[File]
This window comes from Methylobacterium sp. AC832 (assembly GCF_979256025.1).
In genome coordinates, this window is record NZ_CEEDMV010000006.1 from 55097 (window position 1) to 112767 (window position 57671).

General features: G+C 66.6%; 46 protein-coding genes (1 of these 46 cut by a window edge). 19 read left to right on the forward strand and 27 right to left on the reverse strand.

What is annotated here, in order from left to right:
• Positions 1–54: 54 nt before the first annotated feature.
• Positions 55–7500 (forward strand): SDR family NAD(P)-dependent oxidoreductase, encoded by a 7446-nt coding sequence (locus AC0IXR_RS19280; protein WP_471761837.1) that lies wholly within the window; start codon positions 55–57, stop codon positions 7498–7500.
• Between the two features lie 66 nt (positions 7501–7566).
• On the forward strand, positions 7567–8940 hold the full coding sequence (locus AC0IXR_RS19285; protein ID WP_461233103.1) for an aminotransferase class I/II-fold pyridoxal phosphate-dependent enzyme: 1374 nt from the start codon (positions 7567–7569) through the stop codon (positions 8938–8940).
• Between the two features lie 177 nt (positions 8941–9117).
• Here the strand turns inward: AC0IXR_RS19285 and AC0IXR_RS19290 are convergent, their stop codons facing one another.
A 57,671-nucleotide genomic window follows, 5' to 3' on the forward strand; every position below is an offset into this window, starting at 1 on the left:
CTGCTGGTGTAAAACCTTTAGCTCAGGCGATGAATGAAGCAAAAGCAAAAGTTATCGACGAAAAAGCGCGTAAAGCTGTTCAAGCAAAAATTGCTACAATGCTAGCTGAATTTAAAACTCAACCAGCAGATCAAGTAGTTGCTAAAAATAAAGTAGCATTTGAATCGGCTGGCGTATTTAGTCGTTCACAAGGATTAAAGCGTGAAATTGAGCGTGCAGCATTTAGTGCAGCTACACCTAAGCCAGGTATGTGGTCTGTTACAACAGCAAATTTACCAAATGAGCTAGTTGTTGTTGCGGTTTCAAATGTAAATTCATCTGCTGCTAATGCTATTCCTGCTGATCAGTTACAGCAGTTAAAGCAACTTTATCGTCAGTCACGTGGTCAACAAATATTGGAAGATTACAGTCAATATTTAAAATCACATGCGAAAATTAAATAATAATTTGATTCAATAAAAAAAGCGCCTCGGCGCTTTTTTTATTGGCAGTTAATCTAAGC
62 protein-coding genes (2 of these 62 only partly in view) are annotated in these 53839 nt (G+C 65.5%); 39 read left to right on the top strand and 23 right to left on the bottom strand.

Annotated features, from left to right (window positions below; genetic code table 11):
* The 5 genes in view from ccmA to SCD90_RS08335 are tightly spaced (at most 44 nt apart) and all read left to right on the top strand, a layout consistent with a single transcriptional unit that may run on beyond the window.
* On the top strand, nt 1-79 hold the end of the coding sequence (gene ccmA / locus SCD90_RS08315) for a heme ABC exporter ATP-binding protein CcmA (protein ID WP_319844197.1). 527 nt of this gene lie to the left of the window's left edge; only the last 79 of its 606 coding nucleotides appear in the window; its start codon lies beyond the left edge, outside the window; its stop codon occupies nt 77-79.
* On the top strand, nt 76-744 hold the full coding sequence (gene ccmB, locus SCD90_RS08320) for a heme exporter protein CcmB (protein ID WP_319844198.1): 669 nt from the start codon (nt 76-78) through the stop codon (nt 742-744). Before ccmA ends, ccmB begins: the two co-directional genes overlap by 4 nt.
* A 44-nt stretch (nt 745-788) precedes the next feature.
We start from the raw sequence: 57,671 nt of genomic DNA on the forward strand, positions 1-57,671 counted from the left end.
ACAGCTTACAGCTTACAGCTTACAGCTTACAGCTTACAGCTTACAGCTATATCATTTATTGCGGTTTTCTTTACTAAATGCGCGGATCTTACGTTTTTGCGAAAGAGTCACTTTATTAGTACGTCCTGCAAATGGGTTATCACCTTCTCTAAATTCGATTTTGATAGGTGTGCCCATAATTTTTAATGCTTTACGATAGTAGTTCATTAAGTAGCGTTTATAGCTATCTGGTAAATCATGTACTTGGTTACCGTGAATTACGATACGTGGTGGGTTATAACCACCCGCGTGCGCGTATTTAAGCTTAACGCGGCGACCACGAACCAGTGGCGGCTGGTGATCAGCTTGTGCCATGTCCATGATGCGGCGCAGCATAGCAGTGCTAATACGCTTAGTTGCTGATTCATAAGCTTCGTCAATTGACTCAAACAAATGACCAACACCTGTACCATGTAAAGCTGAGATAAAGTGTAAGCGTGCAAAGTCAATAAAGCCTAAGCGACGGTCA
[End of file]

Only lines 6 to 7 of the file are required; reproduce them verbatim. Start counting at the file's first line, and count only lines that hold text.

• Positions 55–7500 (forward strand): SDR family NAD(P)-dependent oxidoreductase, encoded by a 7446-nt coding sequence (locus AC0IXR_RS19280; protein WP_471761837.1) that lies wholly within the window; start codon positions 55–57, stop codon positions 7498–7500.
• Between the two features lie 66 nt (positions 7501–7566).